The Government of India’s Economic Survey of India this year bemoaned that India’s states are more interested in “competitive populism” (handing out goods and services) than “competitive service delivery.” As a result, India continues to suffer from weak state capacity, which means the Indian state is very inefficient at providing health care and education, or at implementing programs which are intended to support the poor.
The June summit between President Trump and Prime Minister Modi concluded with a palpable sigh of relief from policy experts in both the United States and India. Far from the awkward encounter that some had feared, the leaders’ first face-to-face engagement was strikingly positive in tone and substance. One of the key outcomes that emerged from the visit was a welcome sense of continuity in the U.S.-India defense and security relationship.
Indians care about skin color. Doctors will tell you there are two things that parents want to know about a new born: their gender and their skin tone. In 2014, people in India spent Rs. 3,695 Crores ($550 million) on fairness products; cosmetic conglomerate advertisements constantly remind consumers that success in marriage and the job market are only a fairness cream away. But can fair skin enable candidates to win elections?
A momentous task awaits Prime Minister, Narendra Modi and the newly elected Prime Minister of Nepal, Sher Bahadur Deuba. The two prime ministers have to maintain the momentum of the India-Nepal relationship (revived by former Prime Minister, Pushpa Kamal Dahal) and alleviate the bitterness that had crept in during Dahal’s predecessor, Khadga Prasad Sharma Oli’s term. While several reasons can be cited for the plummeting of India-Nepal ties during Oli’s tenure, his accusation of India initiating an economic blockade against Nepal is noteworthy.
The results of the five recently concluded elections to the state assemblies—Uttar Pradesh (UP), Uttarakhand, Punjab, Goa, and Manipur—this past March, the by-elections to ten assembly constituencies across states, and the municipal elections in Delhi in April, in which the ruling Bharatiya Janata Party (BJP) has done very well, have important implications.
Every year, from June through the end of September, the summer monsoon rains sweep up from India’s southern coasts and gradually spread to the north, supplying 80 percent of India’s annual rainfall. Rivers flow, fields are sown, and aquifers and reservoirs get replenished, setting in motion a burst of agricultural activity after the scorching summer heat. Underlying this euphoria, however, lies a deeply stressed agricultural system.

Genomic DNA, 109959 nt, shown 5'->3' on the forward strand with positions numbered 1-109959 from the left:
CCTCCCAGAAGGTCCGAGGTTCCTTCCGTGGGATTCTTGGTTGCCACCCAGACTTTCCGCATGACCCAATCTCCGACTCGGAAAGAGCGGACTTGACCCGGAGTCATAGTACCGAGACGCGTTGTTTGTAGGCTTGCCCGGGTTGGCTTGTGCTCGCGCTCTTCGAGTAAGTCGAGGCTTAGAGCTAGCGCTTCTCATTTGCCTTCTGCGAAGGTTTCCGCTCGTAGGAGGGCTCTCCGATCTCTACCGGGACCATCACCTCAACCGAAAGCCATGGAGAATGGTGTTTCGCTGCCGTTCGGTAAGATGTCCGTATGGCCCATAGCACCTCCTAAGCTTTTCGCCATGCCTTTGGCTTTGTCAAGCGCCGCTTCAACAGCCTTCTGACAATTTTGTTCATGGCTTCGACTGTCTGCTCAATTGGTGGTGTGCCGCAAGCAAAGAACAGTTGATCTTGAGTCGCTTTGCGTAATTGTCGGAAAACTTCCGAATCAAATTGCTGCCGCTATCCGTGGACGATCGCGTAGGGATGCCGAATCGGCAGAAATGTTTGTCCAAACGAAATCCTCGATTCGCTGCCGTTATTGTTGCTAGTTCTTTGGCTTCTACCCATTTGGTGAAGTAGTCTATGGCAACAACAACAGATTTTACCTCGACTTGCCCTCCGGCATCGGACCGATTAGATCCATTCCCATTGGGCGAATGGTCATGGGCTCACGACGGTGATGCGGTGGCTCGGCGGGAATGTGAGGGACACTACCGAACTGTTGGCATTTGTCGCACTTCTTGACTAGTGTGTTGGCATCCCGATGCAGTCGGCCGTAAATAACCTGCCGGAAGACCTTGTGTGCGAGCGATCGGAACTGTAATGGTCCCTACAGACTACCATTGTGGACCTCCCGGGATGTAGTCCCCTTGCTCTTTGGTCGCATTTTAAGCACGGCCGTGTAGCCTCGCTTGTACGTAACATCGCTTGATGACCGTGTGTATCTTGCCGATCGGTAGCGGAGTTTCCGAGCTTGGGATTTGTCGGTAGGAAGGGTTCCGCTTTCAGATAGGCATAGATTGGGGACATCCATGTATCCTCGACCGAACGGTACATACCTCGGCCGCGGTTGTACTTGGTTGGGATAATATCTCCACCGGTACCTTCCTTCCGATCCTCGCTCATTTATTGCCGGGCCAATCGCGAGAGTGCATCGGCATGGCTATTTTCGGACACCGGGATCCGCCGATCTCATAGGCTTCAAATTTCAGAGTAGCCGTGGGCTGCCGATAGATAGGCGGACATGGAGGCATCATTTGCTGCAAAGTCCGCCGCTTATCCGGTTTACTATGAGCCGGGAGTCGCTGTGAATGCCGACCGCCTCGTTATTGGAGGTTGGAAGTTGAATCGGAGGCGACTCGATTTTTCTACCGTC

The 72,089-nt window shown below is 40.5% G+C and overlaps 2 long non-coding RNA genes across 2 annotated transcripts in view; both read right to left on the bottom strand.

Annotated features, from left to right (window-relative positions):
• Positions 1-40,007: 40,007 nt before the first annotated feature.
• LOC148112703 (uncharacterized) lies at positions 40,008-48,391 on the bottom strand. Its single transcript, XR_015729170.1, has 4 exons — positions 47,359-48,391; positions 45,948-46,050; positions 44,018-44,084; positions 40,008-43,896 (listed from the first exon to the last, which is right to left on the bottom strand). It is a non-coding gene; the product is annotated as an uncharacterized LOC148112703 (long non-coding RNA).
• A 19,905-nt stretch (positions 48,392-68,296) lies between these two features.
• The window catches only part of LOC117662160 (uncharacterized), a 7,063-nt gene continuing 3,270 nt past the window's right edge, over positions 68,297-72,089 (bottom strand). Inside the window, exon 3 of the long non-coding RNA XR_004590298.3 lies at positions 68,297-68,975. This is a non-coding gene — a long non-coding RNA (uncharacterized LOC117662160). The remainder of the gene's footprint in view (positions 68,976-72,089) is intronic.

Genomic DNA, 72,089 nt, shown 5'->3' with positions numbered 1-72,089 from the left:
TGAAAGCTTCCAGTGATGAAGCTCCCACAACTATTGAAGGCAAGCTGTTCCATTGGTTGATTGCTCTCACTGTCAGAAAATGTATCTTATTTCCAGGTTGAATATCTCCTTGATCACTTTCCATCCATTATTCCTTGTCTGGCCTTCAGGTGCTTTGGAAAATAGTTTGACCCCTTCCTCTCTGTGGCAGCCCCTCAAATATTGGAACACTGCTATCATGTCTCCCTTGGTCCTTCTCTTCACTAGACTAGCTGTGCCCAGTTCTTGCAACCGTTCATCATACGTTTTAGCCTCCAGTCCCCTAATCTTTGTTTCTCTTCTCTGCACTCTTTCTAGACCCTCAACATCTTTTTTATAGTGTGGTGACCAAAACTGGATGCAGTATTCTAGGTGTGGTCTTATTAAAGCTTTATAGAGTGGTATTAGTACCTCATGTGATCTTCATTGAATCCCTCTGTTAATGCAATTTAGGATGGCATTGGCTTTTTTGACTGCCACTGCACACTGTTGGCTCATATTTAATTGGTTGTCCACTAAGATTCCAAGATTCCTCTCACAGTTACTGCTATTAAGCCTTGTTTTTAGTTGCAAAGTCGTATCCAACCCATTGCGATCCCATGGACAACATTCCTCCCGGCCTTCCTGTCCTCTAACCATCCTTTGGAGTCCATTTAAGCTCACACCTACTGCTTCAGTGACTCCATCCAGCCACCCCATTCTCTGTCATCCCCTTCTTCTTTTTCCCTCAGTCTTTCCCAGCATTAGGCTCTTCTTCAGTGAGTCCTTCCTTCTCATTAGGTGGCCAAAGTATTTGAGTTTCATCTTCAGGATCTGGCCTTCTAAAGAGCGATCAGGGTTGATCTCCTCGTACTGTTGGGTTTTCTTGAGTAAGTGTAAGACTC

Cities are increasingly seen as sites of strategic action on clean energy and climate change. The United Nation’s 2015 Sustainable Development Goals includes an explicit urban goal for the first time, and the 2015 Paris Climate Agreement enables new spaces to promote climate outcomes in national development contexts. The attention on cities in the energy-climate nexus is particularly timely for India, which is projected to account for a quarter of the rise in global energy use by 2040. This growth is driven in large part by the country’s ongoing economic and social transitions.
India needs its roads. Our road network is essential to the free flow of goods and people across the country and connects rural villages to the rest of the nation. India’s roads, together with the railways, make us one. The question that should be asked, however, is how many roads does India need? It is obvious that there is an upper limit to the area that any nation can allocate to its road network. Aside from the fact that building roads is expensive, the opportunity cost must also be considered; the land given over to building a road can now no longer be used for other purposes.
Every year, the Indian government spends considerable resources on public infrastructure programs designed to provide citizens with access to basic amenities such as water, sanitation, electricity, and roads. Although such efforts have the potential to greatly improve the standard of living of ordinary citizens, these programs have been widely criticized for being mired in political influence. But how does political influence actually shape the implementation of public infrastructure programs in India?
The Indian Constitution ensures certain protection for communities deemed as having Scheduled Tribe (ST) status. However, which groups should be accorded that status has been contentious. Getting ST status means that members of the group have access to highly desired tangible benefits such as political representation, reserved seats in schools, and government jobs. Over the years, social and political mobilization has led to the number of STs growing from 225 in 1960 to 700 today (with overlapping communities in more than one state).